Learn a Lot and Have a Little Fun (Solid Thinking SolidWorks Tutorial)

31 May, 2008 By: Richard Doyle

Educate yourself with great Internet resources for SolidWorks training.

Editor's note: This tutorial courtesy of SolidWorks.

If you're like me, you probably have a bookshelf full of reference manuals, catalogs, how-to books, and a few drafting standards manuals. If you're not like me, you've ditched the paper and rely solely on the Internet for CAD and/or engineering information. Maybe you're somewhere in the middle — you still have a full bookshelf, but it's more for nostalgia than actual data. In any case, the Internet has drastically changed the way we look for, disseminate, and use information on a daily basis.

Most SolidWorks users are familiar with one or two outlets to get information, have questions answered, or share models and information related to SolidWorks. Discussion forums (or newsgroups), local user group websites, and independent Web sites dedicated to CAD and engineering dot the landscape. There's a treasure trove of information out there if you can find it. Here are a few of my favorites — I hope you will find them as useful as I have.

Video is Ho
Given a choice, I think most people would rather their initial exposure to SolidWorks be in the form of face-to-face training. SolidWorks resellers offer the most comprehensive training classes available. But what if that's not an option? The next best offering may be video tutorials or tips and tricks. There are several Web sites dedicated to video, and several others that use video as part of their toolset.

This site contains a clever collection of CAD usage, demonstrated by CAD users. There are hundreds of "how-to" and "How I do this" videos uploaded by CAD users from around the world. Free registration gets you access to everything.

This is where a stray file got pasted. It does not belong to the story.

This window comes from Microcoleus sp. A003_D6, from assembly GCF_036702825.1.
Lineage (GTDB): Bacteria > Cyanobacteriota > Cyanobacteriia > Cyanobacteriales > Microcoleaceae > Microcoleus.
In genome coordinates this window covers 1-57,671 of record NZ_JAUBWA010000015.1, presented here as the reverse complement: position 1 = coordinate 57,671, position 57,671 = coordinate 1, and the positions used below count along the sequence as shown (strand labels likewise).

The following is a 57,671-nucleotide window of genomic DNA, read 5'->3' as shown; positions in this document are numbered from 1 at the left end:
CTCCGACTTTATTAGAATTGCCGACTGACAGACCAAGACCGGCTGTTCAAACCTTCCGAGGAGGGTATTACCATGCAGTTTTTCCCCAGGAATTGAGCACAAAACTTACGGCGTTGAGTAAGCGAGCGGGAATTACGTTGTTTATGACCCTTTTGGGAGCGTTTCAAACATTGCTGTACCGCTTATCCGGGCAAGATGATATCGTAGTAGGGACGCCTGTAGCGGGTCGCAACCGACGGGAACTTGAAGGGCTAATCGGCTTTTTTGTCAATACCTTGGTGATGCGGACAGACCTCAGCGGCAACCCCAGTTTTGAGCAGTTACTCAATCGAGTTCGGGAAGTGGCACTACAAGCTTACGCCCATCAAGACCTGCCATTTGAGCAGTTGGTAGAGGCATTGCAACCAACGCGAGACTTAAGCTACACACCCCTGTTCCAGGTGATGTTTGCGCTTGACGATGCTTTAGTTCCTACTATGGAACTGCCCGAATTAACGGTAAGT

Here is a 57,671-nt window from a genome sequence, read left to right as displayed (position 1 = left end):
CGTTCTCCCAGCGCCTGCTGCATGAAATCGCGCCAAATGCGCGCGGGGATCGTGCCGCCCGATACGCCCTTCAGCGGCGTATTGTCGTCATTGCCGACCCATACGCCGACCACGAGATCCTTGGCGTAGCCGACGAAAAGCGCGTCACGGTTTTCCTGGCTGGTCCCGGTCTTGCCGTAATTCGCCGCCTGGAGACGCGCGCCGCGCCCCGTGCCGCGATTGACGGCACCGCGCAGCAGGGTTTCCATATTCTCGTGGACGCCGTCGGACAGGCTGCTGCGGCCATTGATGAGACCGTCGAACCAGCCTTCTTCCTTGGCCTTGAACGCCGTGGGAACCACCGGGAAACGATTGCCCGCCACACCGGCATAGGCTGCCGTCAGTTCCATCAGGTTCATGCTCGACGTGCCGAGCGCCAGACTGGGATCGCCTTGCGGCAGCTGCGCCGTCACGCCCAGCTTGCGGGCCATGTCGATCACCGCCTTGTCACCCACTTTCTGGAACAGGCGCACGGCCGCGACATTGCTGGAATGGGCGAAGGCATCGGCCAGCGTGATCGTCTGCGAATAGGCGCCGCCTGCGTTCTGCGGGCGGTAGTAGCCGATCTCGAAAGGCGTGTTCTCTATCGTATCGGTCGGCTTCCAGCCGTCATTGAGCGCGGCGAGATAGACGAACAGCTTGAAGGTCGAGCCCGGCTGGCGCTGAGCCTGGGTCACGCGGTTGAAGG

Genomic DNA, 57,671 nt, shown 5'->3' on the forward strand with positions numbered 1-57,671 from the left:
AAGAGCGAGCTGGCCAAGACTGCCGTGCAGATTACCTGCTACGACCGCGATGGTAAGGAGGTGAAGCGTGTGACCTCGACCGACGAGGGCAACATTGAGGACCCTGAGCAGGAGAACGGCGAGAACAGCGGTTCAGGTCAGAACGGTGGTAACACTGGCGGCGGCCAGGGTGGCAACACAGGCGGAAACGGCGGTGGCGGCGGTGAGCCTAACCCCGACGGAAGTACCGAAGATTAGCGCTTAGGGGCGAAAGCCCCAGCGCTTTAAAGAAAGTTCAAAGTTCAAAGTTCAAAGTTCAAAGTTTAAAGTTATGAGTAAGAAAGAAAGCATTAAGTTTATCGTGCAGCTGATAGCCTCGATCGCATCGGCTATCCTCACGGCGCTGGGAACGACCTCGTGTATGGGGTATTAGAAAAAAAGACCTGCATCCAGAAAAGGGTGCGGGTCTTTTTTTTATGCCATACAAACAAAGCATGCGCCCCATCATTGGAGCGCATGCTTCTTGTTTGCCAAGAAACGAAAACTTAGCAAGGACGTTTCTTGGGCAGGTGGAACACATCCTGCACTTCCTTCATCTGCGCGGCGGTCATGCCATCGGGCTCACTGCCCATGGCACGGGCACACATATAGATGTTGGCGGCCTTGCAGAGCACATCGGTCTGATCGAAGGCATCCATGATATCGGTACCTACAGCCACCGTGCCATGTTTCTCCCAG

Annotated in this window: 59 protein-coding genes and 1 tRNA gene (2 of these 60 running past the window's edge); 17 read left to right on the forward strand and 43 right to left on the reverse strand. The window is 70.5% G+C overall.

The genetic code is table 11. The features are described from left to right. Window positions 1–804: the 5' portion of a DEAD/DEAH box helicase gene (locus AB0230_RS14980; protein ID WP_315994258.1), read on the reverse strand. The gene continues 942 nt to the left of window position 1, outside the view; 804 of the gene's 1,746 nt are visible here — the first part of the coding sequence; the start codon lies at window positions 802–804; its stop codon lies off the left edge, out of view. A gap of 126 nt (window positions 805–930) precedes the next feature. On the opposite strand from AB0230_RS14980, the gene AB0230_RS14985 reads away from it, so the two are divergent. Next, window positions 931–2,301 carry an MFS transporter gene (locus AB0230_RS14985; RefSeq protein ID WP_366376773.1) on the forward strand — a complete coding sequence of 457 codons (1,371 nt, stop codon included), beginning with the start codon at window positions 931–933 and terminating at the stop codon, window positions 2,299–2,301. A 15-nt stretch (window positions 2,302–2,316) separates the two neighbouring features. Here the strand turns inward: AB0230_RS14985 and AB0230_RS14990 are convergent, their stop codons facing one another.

What, YouTube has SolidWorks videos? Yep, more than 1,500 of them, including tutorials, case studies, and the world famous 007 Vanquish video originally produced and presented at SolidWorks World 2003.

Ricky Jordan's Blog
Ricky has been around the SolidWorks Community for a very long time. An expert in working with imported geometry (as well as many other facets of SolidWorks), Ricky uses a lot of video on his blog site. Check out this entry on using connectors with sweeps and lofts.

Perhaps one of the most interesting of the SolidWorks blogs, SolidSmack uses video extensively — although it's not always related to SolidWorks. You'll find plenty of tutorials on the SolidSmack site, with a good dose of cool thrown in.

SolidWorks Web site
One of the most popular offerings ever on the SolidWorks Corporation website is the collection of 1-Minute Tip videos. There are dozens to choose from (and more on the way) covering data management, analysis, and 3D CAD design solutions.

The Printed Word
Watching video is great, but for in-depth information or answers to your tough (and immediate) questions, nothing beats a good discussion forum. You could spend days coming up with all of the SolidWorks related forums, but a few stand out as best-in-class.

SolidWorks Customer Portal
For SolidWorks customers on current subscription service, the Customer Portal is the landing spot for a wealth of SolidWorks knowledge. Easy access to updates (service packs), links to SolidWorks Labs and 3D Content Central, and the extensive knowledge base can all be found here. The hidden gem is the knowledge base, a searchable index of solutions designed to answer your questions in a self-service manner. Other valuable links include Tech Tips, Tutorials, and archived Webinars.